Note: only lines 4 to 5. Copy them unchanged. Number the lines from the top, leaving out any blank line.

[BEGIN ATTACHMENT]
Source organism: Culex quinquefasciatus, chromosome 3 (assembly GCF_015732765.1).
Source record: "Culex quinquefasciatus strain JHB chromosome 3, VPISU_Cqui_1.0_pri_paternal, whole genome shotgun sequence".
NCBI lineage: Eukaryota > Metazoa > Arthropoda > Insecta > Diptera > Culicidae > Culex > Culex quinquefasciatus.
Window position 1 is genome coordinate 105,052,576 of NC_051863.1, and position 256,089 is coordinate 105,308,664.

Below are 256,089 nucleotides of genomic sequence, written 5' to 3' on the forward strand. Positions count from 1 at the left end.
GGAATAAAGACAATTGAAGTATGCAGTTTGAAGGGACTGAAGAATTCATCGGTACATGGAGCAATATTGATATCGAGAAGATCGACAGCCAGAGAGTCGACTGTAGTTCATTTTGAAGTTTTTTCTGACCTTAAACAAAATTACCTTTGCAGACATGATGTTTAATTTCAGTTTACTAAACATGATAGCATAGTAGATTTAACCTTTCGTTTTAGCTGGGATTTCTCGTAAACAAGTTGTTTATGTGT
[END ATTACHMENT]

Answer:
Window position 1 is genome coordinate 105,052,576 of NC_051863.1, and position 256,089 is coordinate 105,308,664.

Below are 256,089 nucleotides of genomic sequence, written 5' to 3' on the forward strand. Positions count from 1 at the left end.